The Chinese imitation and piracy phenomenon has expanded and diversified into all aspects of contemporary culture. Shanzhai, the Chinese term for ‘mountain village,’ is now used to refer to imitation and pirated brands and goods, particularly electronics, but also expanding to include everything from handbags to medicines, wines to computers, cigarettes to military products.
Andrew “bunnie” Huang, a PhD student at MIT, documents this phenomenon further through the emergence of a $12 (USD) mobile phone. With quad-band GSM, Bluetooth, MP3 playback and OLED (organic light-emitting diode) display capabilities, the phone copies many things but is also packed with innovations—although those have to do almost exclusively with reducing the price. It uses off-the-shelf components, so much so that Huang even states that, “if you know a bit of Chinese, and know the right websites to go to, you can download schematics, board layouts and software utilities for something rather similar to this phone ‘for free.’ It feels like open-source, but it’s not: it’s a different kind of open ecosystem.” Huang baptised this dynamic gongkai, the transliteration of ‘open’ as applied to ‘open source’. It’s the “Galapagos of Chinese ‘open’ source.”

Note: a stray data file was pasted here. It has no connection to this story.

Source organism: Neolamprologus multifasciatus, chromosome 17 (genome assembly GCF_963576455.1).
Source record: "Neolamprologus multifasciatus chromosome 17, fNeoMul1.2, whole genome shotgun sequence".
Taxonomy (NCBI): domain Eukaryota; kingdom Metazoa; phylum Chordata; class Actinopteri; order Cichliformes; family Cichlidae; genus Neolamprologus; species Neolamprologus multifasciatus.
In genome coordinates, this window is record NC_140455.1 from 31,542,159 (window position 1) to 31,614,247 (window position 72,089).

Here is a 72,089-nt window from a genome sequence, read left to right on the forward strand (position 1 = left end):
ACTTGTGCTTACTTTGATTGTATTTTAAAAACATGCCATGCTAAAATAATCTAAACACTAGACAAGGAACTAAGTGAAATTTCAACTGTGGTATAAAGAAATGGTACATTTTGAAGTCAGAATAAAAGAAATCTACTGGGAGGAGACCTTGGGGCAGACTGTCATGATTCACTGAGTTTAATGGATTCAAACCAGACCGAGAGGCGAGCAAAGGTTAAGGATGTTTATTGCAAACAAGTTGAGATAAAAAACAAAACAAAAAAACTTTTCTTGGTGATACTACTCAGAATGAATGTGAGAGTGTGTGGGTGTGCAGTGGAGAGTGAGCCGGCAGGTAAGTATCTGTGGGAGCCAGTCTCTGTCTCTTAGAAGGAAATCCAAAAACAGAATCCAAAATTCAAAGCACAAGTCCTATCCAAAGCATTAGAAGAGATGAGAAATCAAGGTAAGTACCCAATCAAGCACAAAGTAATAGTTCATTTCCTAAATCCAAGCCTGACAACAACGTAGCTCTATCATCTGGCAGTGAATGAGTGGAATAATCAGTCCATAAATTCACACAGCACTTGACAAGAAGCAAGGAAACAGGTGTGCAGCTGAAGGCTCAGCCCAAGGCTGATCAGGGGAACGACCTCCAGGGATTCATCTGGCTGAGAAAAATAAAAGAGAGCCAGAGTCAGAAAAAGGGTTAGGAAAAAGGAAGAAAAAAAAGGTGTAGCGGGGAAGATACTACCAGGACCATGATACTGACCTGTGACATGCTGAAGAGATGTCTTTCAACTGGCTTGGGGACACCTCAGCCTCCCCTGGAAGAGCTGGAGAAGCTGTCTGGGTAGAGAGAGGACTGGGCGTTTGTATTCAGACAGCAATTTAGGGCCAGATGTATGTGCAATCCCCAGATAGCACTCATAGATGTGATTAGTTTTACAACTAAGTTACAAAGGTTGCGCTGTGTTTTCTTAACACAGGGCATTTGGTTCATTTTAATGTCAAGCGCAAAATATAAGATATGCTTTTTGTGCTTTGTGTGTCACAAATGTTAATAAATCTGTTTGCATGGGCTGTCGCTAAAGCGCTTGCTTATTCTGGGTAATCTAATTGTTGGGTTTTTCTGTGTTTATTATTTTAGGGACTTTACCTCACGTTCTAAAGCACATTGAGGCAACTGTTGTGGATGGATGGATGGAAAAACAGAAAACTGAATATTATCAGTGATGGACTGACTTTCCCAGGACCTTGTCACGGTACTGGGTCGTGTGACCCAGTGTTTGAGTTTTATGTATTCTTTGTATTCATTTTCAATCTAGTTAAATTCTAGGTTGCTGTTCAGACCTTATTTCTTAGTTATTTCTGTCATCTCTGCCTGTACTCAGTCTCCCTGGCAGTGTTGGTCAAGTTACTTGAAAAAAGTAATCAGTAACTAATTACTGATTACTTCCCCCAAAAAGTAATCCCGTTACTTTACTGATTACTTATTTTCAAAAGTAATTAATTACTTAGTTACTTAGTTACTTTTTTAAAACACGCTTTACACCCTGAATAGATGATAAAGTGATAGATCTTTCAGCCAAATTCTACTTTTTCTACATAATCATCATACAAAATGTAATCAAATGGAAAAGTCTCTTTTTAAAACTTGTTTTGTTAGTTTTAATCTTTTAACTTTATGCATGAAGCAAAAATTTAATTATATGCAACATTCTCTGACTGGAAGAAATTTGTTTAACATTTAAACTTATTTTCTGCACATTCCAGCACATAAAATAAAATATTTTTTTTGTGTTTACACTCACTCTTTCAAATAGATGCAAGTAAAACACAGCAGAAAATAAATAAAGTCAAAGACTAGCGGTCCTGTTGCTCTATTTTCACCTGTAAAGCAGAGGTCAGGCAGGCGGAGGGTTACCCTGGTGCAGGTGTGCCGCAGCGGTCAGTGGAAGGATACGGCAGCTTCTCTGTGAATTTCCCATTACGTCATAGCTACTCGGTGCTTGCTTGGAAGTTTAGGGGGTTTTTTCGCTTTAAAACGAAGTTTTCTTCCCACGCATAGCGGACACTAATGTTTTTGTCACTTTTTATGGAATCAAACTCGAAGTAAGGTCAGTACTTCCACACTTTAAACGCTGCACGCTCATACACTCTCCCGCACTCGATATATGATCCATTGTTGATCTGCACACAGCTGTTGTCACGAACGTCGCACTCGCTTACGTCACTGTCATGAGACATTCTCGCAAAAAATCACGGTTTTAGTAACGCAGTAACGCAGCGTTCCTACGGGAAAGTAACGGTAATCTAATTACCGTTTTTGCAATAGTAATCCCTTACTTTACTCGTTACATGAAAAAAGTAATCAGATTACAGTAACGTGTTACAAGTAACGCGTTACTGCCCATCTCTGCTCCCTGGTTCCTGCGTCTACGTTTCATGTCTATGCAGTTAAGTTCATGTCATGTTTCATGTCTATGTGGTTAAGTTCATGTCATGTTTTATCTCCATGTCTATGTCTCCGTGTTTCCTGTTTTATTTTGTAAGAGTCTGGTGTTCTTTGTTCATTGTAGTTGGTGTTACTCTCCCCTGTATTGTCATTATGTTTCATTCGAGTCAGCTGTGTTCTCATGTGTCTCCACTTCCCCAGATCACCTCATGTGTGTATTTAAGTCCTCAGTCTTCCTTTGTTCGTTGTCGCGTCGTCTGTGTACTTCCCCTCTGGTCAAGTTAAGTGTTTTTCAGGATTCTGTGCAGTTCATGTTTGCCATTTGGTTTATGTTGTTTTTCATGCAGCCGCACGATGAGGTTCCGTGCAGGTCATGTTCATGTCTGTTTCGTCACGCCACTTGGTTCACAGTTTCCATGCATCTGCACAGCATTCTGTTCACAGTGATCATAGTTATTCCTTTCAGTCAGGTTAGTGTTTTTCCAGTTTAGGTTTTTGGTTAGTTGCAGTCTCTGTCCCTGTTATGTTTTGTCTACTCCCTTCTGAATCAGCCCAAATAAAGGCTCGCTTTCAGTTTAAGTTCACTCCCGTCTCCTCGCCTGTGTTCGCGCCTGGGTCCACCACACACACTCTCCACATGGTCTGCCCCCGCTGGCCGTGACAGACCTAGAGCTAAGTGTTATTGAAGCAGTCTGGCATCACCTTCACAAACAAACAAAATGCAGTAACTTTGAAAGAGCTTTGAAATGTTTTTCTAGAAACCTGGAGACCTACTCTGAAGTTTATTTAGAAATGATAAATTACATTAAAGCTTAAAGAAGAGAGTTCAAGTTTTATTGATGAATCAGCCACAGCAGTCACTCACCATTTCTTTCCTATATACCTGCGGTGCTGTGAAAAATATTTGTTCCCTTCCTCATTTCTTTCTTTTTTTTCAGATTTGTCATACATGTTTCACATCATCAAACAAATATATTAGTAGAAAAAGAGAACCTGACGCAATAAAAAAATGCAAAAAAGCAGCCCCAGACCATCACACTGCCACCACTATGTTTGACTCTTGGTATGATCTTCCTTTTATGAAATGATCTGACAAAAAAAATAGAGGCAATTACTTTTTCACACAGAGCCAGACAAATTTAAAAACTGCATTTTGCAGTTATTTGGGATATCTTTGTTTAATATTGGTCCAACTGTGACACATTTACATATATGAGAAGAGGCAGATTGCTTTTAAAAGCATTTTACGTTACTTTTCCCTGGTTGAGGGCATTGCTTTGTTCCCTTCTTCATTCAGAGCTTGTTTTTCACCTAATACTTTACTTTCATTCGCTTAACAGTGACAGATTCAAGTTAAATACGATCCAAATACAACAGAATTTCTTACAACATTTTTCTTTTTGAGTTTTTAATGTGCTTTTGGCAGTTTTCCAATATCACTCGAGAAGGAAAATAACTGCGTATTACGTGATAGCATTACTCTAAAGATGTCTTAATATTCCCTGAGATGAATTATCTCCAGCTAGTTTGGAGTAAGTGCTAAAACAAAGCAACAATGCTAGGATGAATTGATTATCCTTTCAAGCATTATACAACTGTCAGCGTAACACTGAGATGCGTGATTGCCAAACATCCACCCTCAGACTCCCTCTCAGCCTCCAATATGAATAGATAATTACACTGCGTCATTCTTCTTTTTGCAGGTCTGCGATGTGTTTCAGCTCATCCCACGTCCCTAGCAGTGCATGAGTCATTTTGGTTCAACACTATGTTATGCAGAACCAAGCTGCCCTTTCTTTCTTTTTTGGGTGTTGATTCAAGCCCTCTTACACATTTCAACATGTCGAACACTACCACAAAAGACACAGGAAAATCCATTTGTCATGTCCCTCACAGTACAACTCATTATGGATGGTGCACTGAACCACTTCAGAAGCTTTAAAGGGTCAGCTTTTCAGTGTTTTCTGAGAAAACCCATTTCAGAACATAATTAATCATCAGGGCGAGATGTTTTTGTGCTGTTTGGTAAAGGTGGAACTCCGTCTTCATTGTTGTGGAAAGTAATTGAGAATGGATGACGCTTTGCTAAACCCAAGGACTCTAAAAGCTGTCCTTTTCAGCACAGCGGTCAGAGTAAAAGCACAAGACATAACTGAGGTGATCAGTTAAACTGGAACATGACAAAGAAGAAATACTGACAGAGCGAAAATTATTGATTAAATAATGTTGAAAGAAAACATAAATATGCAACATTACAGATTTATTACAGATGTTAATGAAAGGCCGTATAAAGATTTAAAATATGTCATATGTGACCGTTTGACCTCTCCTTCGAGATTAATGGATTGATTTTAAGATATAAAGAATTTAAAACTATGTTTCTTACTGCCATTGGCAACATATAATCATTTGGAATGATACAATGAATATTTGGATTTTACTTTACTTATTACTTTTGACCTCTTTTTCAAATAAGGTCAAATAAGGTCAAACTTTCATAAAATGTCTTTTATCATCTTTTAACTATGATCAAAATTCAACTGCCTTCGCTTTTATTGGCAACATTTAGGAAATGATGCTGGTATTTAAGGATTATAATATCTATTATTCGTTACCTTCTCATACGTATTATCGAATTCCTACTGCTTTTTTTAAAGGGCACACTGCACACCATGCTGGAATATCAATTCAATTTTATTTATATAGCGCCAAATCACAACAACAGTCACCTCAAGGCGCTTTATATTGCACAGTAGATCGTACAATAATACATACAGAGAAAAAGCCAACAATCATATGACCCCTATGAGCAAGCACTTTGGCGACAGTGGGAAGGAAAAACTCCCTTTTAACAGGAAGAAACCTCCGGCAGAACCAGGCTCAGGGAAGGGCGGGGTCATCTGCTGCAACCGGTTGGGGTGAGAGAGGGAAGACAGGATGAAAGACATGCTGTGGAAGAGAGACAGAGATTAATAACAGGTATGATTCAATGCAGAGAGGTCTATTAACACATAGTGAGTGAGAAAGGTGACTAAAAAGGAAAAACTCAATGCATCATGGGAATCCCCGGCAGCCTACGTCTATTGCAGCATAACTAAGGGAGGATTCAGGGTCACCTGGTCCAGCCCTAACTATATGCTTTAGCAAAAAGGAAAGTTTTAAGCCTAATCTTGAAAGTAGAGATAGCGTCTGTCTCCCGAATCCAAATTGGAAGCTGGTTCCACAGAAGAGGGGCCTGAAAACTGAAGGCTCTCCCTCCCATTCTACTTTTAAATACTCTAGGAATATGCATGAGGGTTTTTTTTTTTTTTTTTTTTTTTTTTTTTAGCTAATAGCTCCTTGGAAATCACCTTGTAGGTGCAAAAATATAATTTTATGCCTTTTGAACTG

What Huang points to is a self-sufficient island of knowledge isolated from Western influence “...thanks to political, language and cultural isolation” where, by hyper-optimizing assemblages, manufacturing processes and technical capacities, a network of peers (who also share information) can create an extremely cheap and efficient consumer product. Although nowhere near the capabilities of a smartphone, the gongkai phone reveals important insights into a unique Chinese ecosystem of creation.